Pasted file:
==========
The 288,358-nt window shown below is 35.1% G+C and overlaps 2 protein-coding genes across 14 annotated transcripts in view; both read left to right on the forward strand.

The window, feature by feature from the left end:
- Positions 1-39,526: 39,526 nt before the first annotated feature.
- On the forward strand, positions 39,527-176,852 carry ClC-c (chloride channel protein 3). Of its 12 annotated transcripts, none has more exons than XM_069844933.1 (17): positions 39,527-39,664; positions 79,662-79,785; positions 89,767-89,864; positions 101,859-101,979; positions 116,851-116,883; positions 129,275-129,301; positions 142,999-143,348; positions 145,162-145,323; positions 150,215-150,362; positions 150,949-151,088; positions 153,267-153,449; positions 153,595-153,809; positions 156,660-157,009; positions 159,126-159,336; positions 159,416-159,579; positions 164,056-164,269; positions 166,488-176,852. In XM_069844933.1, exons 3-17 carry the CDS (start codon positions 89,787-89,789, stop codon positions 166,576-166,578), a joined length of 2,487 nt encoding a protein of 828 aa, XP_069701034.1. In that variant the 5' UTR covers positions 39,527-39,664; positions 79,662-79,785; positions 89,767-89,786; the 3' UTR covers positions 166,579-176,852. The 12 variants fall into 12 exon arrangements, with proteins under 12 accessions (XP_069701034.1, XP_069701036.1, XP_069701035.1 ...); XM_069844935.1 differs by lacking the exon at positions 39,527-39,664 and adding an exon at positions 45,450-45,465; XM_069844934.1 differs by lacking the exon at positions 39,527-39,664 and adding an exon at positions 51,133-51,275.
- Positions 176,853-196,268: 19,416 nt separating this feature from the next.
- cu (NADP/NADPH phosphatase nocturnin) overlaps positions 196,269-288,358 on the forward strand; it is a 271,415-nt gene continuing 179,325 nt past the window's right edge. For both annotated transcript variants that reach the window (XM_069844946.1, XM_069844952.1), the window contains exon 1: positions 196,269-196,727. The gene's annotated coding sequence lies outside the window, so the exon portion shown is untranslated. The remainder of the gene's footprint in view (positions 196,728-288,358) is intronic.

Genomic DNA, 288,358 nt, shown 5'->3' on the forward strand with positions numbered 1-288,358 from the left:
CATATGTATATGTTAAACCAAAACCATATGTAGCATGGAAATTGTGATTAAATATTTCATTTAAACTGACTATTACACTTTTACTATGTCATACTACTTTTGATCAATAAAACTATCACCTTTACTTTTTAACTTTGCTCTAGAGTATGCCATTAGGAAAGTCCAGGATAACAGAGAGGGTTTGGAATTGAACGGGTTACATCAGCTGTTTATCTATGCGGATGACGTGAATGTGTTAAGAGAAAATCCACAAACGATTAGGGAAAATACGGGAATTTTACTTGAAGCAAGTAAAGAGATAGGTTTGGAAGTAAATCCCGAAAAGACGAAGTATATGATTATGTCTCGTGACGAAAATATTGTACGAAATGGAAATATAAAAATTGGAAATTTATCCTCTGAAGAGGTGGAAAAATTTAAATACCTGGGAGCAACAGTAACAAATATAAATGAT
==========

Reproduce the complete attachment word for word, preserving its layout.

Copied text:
The 288,358-nt window shown below is 35.1% G+C and overlaps 2 protein-coding genes across 14 annotated transcripts in view; both read left to right on the forward strand.

The window, feature by feature from the left end:
- Positions 1-39,526: 39,526 nt before the first annotated feature.
- On the forward strand, positions 39,527-176,852 carry ClC-c (chloride channel protein 3). Of its 12 annotated transcripts, none has more exons than XM_069844933.1 (17): positions 39,527-39,664; positions 79,662-79,785; positions 89,767-89,864; positions 101,859-101,979; positions 116,851-116,883; positions 129,275-129,301; positions 142,999-143,348; positions 145,162-145,323; positions 150,215-150,362; positions 150,949-151,088; positions 153,267-153,449; positions 153,595-153,809; positions 156,660-157,009; positions 159,126-159,336; positions 159,416-159,579; positions 164,056-164,269; positions 166,488-176,852. In XM_069844933.1, exons 3-17 carry the CDS (start codon positions 89,787-89,789, stop codon positions 166,576-166,578), a joined length of 2,487 nt encoding a protein of 828 aa, XP_069701034.1. In that variant the 5' UTR covers positions 39,527-39,664; positions 79,662-79,785; positions 89,767-89,786; the 3' UTR covers positions 166,579-176,852. The 12 variants fall into 12 exon arrangements, with proteins under 12 accessions (XP_069701034.1, XP_069701036.1, XP_069701035.1 ...); XM_069844935.1 differs by lacking the exon at positions 39,527-39,664 and adding an exon at positions 45,450-45,465; XM_069844934.1 differs by lacking the exon at positions 39,527-39,664 and adding an exon at positions 51,133-51,275.
- Positions 176,853-196,268: 19,416 nt separating this feature from the next.
- cu (NADP/NADPH phosphatase nocturnin) overlaps positions 196,269-288,358 on the forward strand; it is a 271,415-nt gene continuing 179,325 nt past the window's right edge. For both annotated transcript variants that reach the window (XM_069844946.1, XM_069844952.1), the window contains exon 1: positions 196,269-196,727. The gene's annotated coding sequence lies outside the window, so the exon portion shown is untranslated. The remainder of the gene's footprint in view (positions 196,728-288,358) is intronic.

Genomic DNA, 288,358 nt, shown 5'->3' on the forward strand with positions numbered 1-288,358 from the left:
CATATGTATATGTTAAACCAAAACCATATGTAGCATGGAAATTGTGATTAAATATTTCATTTAAACTGACTATTACACTTTTACTATGTCATACTACTTTTGATCAATAAAACTATCACCTTTACTTTTTAACTTTGCTCTAGAGTATGCCATTAGGAAAGTCCAGGATAACAGAGAGGGTTTGGAATTGAACGGGTTACATCAGCTGTTTATCTATGCGGATGACGTGAATGTGTTAAGAGAAAATCCACAAACGATTAGGGAAAATACGGGAATTTTACTTGAAGCAAGTAAAGAGATAGGTTTGGAAGTAAATCCCGAAAAGACGAAGTATATGATTATGTCTCGTGACGAAAATATTGTACGAAATGGAAATATAAAAATTGGAAATTTATCCTCTGAAGAGGTGGAAAAATTTAAATACCTGGGAGCAACAGTAACAAATATAAATGAT